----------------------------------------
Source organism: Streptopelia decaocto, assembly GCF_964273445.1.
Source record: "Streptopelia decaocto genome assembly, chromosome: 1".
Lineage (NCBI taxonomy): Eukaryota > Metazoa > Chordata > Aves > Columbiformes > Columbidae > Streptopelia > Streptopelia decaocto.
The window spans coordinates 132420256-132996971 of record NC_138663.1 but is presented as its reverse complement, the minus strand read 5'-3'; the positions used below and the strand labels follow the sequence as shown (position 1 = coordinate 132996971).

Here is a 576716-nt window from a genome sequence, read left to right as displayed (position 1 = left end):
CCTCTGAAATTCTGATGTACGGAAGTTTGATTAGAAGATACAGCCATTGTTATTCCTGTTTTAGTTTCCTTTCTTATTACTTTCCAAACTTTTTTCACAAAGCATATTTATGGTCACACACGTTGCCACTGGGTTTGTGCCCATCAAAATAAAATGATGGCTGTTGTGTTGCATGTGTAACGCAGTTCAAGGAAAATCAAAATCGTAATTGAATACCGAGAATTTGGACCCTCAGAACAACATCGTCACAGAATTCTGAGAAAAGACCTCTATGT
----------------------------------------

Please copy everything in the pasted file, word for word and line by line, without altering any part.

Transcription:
Source organism: Streptopelia decaocto, assembly GCF_964273445.1.
Source record: "Streptopelia decaocto genome assembly, chromosome: 1".
Lineage (NCBI taxonomy): Eukaryota > Metazoa > Chordata > Aves > Columbiformes > Columbidae > Streptopelia > Streptopelia decaocto.
The window spans coordinates 132420256-132996971 of record NC_138663.1 but is presented as its reverse complement, the minus strand read 5'-3'; the positions used below and the strand labels follow the sequence as shown (position 1 = coordinate 132996971).

Here is a 576716-nt window from a genome sequence, read left to right as displayed (position 1 = left end):
CCTCTGAAATTCTGATGTACGGAAGTTTGATTAGAAGATACAGCCATTGTTATTCCTGTTTTAGTTTCCTTTCTTATTACTTTCCAAACTTTTTTCACAAAGCATATTTATGGTCACACACGTTGCCACTGGGTTTGTGCCCATCAAAATAAAATGATGGCTGTTGTGTTGCATGTGTAACGCAGTTCAAGGAAAATCAAAATCGTAATTGAATACCGAGAATTTGGACCCTCAGAACAACATCGTCACAGAATTCTGAGAAAAGACCTCTATGT